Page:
My family and I spent this past weekend on Catalina Island. A nice, relaxing Saturday and Sunday away from it all. While waiting for the return boat to Newport Beach to dock, we experienced the Baja earthquake and another eye-opening display of the power of social networking.
Social networking is at the epicenter of change in communications
At about 3:40pm, while reclined on the dock waiting to board the Catalina Flyer, I felt the ground sway and roll. With my iPod on, I looked around to see if anyone else was reacting to the sensation. Nothing. (Most Southern Californians are notoriously nonchalant about earthquakes and are rarely conspicuously alarmed.) I did that subtle “guess it’s just me” shrug and returned to basking in the sun.
About three minutes later, my wife poked my shoulder and told me that there had been an earthquake. She pointed her finger at a woman six people back who was busily keying her mobile phone and announcing that there had been a 6.9 in Baja (of course, this has since been revised to a 7.2.) That was immediately followed by another gentlemen who told me that his daughter in San Diego texted him to say that everything was okay. 30 seconds later, I pulled out my iPhone and got on Facebook. Three friends who live in Arizona had already posted about sloshing pool water and swinging chandeliers in Phoenix. In the space of five minutes, the news of the earthquake had literally radiated from Baja to my ears like so many tectonic waves.
And at that moment, I marveled once again at how the way we communicate has fundamentally shifted.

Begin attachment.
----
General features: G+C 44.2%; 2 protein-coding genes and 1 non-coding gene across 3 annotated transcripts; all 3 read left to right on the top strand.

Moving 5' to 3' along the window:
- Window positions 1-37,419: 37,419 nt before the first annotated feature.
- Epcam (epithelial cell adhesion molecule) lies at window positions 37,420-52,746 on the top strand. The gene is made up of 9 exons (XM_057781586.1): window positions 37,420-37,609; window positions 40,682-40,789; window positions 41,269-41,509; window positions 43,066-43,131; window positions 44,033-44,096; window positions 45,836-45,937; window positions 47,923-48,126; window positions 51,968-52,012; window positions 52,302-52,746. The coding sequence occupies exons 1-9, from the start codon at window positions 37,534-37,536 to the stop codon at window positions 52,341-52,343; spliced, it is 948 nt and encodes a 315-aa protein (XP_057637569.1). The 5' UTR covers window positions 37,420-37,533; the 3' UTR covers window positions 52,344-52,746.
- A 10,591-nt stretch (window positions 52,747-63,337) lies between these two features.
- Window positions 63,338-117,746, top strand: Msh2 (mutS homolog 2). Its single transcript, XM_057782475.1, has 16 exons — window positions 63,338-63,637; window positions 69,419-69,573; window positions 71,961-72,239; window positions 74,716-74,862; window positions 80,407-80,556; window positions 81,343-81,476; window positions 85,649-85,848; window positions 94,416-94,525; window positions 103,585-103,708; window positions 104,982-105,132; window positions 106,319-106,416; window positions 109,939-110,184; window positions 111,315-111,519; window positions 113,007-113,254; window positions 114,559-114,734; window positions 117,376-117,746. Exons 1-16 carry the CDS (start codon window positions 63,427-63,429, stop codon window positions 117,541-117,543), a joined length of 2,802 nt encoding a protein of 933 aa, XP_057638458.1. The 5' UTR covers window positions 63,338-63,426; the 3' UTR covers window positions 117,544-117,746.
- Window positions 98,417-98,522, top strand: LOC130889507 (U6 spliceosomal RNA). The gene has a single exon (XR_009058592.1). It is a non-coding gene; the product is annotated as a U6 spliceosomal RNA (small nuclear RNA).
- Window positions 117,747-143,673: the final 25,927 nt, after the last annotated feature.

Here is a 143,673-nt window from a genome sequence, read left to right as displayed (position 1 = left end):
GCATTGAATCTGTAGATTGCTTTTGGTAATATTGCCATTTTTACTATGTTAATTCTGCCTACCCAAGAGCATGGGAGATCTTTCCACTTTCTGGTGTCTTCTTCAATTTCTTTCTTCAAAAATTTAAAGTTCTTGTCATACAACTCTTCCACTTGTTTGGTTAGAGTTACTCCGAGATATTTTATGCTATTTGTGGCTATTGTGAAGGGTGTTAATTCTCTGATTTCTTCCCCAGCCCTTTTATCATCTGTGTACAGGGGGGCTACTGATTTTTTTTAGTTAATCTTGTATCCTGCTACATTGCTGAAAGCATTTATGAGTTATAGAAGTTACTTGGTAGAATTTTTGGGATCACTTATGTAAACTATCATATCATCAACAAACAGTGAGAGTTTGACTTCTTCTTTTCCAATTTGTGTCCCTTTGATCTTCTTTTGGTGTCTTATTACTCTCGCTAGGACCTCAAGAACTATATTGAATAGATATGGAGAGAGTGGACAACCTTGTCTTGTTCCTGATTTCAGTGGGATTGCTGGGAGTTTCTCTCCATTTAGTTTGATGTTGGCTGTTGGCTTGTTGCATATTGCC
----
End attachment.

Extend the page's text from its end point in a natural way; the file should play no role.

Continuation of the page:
There have been myriad stories about the power of social media to both report and influence news. Sully Sullenberger’s US Airway landing in the Hudson River was witnessed live via Twitter. The Iranian elections were reported on extensively throughout the country using social tools. And, recently, the Haiti, Chile and Mexico earthquakes have been communicated virtually in realtime. (Last year, I even measured the speed of an earthquake via Twitter.) Now, reports of seismologists leveraging social media to factor eyewitness accounts into their analyses. These are amazing times we live in.
For technology marketers, social media creates ripples of influence
The lessons from the Baja earthquake readily illuminate the power of social media. The way people share information follows a pattern not unlike an earthquake. Our own marketing or the news of the day can serve as an epicenter that ripples across the Web, blogosphere, social networks and forums with tsunami-like speed. Toyota and Tiger Woods will both testify.
Above is a great image that I like to share with clients that illustrates this ripple-like effect. (credit David Armano.) It demonstrates the way influence is passed from mainstream media to open networks, closed networks and out to individuals. As technology marketers, we should aim to be at that epicenter of influence or align ourselves to organizations and mavens who sit in that position. I’m not talking necessarily worldwide coverage here, but rather within our own relevant landscapes (vertical market or product category.)
The closer we can get to that central position of authority, the more people stand to feel the aftershocks of our social media marketing efforts.